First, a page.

* Sales fall worse-than-expected 0.8 pct from Sept
* Data signals possible GDP contraction in Q4
* Sends sterling lower against dollar, euro
* Policymakers had hoped for rebound in consumer spending
By Olesya Dmitracova and Sven Egenter
LONDON, Nov 15 UK retail sales fell in October
as shoppers bought less food and clothing, puncturing a consumer
spending revival that policymakers hoped would kick-start the
economy heading into 2013.
Sales volumes fell 0.8 percent on the month for an annual
rise of just 0.6 percent, the Office for National Statistics
said on Thursday. Both numbers were the weakest since April and
much worse than forecast, and sent sterling lower against the
dollar and the euro.
Food shops reported the biggest monthly decline in sales
since November 2011.
"I think a contraction in GDP is on the cards for the fourth
quarter," said Rob Wood, economist at Berenberg Bank.
Britons have suffered the biggest drop in disposable incomes
for more than 30 years as soaring food and fuel prices and
higher taxes have eaten away at pay packets that have risen
little or not at all.
The government and central bank had vested high hopes for
the economy on consumer spending, and retail sales had risen 0.5
percent month on month in September.
But a rise in inflation to a five-month high of 2.7 percent
in October put that in doubt because wages are rising at a much
"Retail sales had improved through 2012 as the fall in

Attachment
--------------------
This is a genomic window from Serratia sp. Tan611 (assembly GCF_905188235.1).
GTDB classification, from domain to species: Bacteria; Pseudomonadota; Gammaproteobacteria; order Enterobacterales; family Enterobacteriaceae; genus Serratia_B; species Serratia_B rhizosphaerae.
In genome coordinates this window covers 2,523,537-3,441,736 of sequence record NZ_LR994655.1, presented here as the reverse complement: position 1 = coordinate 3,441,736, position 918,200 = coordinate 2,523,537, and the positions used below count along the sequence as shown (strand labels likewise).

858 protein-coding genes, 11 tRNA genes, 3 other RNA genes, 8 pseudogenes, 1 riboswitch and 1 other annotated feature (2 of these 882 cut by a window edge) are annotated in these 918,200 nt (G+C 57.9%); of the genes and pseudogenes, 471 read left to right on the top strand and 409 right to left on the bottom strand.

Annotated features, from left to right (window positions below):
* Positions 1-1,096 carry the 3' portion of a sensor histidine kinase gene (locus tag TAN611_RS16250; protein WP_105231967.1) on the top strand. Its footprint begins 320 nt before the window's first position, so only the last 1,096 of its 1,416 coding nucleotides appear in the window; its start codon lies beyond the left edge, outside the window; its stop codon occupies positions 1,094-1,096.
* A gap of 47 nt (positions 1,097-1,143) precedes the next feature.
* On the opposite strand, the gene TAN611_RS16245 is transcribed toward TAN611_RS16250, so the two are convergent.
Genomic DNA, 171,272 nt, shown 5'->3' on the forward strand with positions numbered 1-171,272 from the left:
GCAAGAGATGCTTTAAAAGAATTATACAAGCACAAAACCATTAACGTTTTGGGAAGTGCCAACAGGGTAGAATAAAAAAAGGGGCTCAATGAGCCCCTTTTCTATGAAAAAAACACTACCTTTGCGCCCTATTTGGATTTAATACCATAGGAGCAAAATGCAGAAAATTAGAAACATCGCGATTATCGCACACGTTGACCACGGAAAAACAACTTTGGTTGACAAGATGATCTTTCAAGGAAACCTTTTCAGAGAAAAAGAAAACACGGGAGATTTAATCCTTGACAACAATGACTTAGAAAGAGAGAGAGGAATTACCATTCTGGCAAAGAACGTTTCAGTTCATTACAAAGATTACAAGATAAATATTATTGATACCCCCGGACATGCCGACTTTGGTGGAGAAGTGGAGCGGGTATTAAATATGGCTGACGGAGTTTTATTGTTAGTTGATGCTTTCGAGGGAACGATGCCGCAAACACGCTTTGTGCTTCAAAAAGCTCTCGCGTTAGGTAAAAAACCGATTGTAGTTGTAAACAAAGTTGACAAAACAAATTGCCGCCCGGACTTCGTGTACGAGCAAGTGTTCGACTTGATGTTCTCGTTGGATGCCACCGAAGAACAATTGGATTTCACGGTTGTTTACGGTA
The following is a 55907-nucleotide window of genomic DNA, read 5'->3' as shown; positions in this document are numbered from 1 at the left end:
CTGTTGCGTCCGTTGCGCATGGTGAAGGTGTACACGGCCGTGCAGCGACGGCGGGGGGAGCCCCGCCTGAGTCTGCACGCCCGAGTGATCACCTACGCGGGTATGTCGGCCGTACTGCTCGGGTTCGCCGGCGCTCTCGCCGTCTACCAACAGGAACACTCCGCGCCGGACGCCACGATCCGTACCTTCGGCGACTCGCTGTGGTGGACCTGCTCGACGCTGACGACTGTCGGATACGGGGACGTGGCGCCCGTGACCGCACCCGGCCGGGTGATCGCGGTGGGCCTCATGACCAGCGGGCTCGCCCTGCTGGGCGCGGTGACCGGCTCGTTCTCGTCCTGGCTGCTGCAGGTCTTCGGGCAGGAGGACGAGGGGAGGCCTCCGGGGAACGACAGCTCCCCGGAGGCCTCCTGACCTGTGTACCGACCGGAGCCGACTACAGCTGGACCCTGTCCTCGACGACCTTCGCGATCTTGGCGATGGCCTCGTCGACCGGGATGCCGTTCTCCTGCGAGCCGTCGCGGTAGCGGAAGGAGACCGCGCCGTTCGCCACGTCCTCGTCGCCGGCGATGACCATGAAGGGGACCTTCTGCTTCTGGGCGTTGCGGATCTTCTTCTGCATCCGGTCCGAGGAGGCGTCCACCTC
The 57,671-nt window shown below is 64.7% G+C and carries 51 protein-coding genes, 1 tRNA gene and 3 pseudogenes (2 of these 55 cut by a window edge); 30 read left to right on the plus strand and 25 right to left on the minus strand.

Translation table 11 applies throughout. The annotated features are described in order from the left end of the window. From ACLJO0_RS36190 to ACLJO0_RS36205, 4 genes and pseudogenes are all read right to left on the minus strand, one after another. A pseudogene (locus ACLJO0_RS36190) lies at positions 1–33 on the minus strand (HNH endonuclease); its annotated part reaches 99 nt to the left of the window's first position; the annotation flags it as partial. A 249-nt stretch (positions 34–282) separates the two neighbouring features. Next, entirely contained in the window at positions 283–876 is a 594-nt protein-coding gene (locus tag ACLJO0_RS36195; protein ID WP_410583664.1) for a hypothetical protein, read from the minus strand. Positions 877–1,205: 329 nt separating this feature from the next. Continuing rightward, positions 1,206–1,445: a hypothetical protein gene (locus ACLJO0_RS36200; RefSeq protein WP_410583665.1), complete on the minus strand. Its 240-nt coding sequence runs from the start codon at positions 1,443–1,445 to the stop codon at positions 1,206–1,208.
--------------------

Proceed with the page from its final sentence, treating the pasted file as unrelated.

inflation eased the squeeze on households, but as inflation goes
up that puts the brakes on retail sales for now," Berenberg
Bank's Wood said.
THE BIG SQUEEZE
On Wednesday Bank of England Governor Mervyn King said the
economy might shrink again in the final three months of the
year, having exited recession in the third quarter.
The BoE has also signalled that the gap between price and
wage rises is likely to persist, as it predicted that inflation
would remain above its 2 percent target over the next 18 months.
On Thursday a report by grocer Asda, based on
official data, showed that the amount of money households had
left after paying taxes and buying basic goods rose last month,
but much more slowly than in September.
Electrical retailer Comet fell into administration earlier
this month, becoming the latest high-street victim of Britons'
reluctance to spend.
The ONS said retail sales excluding fuel fell 0.7 percent on
the month and were 1.1 percent higher than in October 2011.
Between August and October, total sales inched up 0.2
percent from the previous three-month period.
On a more positive note, a survey by business lobby CBI
showed late last month that retailers expected a pick-up in
sales in November.
And on Sunday the country's biggest department store group
John Lewis said Christmas shopping had got off to a
In expenditure terms, retail sales account for roughly one
fifth of UK GDP.